A Q&A with Marco Simone, Co-Chair Greenkeeper

Players and captains are generally considered the stars of the Ryder Cup, but the tournament cannot be run without those who work tirelessly behind the scenes.

For the Ryder Cup, the course is as important as any player, and this year’s host Marco Simone Golf & Country Club is no different. The course, which has hosted the Italian Open four times (most recently from 2021-2023), has been in the best form of its long history over the last few years, thanks in part to Marco Simone’s co-head greenskeeper, Laura Arias.

Below is a conversation with Arias, along with co-head greenskeeper (and fiance) Alejandro Reiss, who will cover the course for the Ryder Cup in Rome, Italy later this month.

How long have you and Alejandro Reyes been leading the agriculture team at Marco Simone? Any notable stops before?

Since February 2020, Alejandro is the Director of Agriculture and I am the Supervisor. Prior to this, we were in Paris, responsible for the Lee Golf National and preparing for the 2018 Ryder Cup.

How much dialogue does your team have with the captains and respective leads of the Ryder Cup Europe and PGA of America teams regarding course layout? Length of rough, running areas around greens, etc. Is it a monthly/weekly conversation or how early are these factors discussed?

We have been in touch with the Ryder Cup, [since] The course was under construction and every year we have the Italian Open, so they visit us often. The Italian Open is very helpful in understanding golf course layout from an agronomist’s point of view.


Image credit: Credit: Marco Simone Golf & Country Club

How much additional staff will you hire to handle the increased workload before and after the event? How does it compare to the Italian Open?

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There will be 23 greenstaff from April to September and during competition week, we aim to have 100 volunteers. That’s three times as many volunteers as the Italian Open.

What made you want to take up this job?

Tournament preparation is so special, I always say it reminds me of when I was an athlete, during tournament week you have to be the best version of yourself on the golf course, it keeps you motivated and working every day with a great goal.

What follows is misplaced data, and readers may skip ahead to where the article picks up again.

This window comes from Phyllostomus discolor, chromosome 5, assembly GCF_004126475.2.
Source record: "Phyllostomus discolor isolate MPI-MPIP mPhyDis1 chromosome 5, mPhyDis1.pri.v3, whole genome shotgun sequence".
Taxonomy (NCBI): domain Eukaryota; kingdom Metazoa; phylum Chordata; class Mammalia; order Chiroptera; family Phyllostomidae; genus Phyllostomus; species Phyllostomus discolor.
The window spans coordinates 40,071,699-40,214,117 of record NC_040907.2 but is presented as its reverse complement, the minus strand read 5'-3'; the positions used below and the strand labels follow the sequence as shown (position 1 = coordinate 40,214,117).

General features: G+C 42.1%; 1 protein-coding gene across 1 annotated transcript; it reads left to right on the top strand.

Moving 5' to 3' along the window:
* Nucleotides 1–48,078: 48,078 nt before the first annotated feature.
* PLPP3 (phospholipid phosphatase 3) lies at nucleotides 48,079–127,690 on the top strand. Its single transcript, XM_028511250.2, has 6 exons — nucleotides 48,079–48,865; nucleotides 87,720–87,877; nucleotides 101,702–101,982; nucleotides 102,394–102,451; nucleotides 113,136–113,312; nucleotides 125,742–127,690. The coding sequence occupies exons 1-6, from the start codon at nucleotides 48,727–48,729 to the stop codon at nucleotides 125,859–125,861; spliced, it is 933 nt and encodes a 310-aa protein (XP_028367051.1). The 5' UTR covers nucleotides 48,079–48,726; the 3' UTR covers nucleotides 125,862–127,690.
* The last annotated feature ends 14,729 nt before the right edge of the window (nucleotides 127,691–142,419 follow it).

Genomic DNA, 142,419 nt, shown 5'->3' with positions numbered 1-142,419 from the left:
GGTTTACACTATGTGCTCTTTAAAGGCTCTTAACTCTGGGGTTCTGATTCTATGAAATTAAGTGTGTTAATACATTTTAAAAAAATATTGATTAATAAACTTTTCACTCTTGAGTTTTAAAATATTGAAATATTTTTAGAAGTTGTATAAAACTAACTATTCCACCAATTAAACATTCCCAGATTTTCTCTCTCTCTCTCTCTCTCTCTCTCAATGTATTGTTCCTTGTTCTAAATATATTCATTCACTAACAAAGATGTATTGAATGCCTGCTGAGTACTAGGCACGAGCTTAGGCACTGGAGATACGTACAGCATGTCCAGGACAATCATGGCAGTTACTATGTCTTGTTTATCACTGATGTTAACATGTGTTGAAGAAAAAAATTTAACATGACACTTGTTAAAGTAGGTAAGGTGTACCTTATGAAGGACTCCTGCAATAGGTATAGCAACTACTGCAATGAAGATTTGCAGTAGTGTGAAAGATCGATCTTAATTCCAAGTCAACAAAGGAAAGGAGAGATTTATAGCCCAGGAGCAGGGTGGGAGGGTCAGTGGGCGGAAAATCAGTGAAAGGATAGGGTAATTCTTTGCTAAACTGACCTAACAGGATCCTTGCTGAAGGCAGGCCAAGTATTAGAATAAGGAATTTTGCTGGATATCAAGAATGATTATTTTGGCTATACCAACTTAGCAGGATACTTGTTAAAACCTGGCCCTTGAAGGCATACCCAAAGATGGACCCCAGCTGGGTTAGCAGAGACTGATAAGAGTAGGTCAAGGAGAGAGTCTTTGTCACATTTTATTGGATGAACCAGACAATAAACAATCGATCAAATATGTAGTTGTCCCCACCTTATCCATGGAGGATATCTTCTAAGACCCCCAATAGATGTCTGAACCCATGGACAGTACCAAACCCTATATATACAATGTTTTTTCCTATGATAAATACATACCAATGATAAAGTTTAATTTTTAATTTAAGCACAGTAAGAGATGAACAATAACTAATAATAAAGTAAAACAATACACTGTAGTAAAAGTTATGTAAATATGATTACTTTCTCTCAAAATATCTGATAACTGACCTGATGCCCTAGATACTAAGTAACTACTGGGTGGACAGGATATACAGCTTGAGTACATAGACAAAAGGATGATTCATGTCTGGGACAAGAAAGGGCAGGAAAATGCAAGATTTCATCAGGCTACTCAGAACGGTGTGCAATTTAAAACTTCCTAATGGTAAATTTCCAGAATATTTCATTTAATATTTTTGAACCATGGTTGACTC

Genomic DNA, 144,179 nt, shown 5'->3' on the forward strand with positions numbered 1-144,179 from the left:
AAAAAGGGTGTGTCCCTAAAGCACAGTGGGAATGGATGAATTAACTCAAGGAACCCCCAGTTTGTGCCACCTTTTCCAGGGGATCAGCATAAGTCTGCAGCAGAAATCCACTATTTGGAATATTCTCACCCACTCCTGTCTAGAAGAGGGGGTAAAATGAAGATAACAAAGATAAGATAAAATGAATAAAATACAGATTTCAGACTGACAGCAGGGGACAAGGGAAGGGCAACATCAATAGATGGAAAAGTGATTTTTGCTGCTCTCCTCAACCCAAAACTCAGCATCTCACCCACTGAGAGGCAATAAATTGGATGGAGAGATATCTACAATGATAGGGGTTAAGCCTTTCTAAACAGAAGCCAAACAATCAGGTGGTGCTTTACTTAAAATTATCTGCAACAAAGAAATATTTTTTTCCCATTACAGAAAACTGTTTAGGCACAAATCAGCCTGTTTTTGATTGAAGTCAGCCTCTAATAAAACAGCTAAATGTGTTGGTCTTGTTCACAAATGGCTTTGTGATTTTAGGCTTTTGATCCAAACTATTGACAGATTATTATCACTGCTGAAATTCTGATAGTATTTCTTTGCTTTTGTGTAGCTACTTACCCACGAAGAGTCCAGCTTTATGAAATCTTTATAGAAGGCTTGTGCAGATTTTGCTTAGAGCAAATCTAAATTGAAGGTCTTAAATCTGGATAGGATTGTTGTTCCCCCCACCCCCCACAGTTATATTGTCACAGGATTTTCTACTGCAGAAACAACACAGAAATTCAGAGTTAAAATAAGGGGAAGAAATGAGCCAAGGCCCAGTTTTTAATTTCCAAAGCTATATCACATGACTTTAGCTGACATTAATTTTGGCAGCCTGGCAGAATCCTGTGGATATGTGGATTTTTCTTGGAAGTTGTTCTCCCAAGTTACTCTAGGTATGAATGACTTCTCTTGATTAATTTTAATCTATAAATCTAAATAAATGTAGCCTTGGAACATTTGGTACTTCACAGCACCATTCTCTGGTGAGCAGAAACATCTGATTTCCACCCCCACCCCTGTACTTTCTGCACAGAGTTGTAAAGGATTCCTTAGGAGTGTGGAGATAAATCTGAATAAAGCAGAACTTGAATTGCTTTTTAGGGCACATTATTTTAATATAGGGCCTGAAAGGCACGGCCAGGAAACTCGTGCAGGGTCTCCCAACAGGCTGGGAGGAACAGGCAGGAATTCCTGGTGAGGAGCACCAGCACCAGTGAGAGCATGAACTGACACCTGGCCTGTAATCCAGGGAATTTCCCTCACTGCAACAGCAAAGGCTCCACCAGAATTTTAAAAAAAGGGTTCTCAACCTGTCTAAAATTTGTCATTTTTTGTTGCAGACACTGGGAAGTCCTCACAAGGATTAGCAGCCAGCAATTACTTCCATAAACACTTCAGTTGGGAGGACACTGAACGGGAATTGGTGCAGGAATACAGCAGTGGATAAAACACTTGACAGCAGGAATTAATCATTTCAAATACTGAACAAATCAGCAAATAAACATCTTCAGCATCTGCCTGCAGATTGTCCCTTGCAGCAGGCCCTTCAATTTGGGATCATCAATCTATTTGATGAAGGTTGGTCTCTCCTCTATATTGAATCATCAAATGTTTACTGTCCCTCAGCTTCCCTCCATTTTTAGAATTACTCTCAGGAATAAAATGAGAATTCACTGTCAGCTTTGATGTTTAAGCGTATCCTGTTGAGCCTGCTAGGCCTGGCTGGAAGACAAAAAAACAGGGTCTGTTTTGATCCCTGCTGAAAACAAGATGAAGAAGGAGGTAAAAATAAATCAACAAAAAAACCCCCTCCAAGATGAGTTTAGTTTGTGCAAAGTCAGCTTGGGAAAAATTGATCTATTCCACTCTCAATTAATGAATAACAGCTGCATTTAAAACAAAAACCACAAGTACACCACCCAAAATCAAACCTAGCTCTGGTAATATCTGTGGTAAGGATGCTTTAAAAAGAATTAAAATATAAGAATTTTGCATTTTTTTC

My experience in the US has helped a lot in preparing tournaments like The Players at TPC Sawgrass or the PGA Championship at Quail Hollow.

What kind of grass are the tee boxes, fairways and greens? Have any of them changed since you arrived?

The tee boxes, fairways are paspalum (pure pedigree), greens are bent grass (pure variety) and tough tall fescue. No changes!

Does the time of year the cup is held affect how the grasses are maintained?

Now is the perfect time to host the Ryder Cup. The last Italian Open is a good example of what the golf course looks like during the Ryder Cup.

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Do you have a favorite hole on every nine or one that you’re most looking forward to seeing the Ryder Cup teams compete in?

My favorite holes are hole nine and hole 12, but I think hole 16 is the most spectacular. It’s a par 4 with a lake on the right, designed to create drama and a spectacular finish.

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Did you ever think you’d be preparing for a Ryder Cup course? What does this opportunity mean to you?

The Ryder Cup means a lot to us. We didn’t expect to be here, but the opportunity came in 2020. We knew it would be different because the golf course was completely renovated and had to host three Italian Opens and the Ryder Cup in three years. Challenge.

Today, as superintendent, I am very proud to be here, all the work is done in two years and I can’t wait to host the Ryder Cup.

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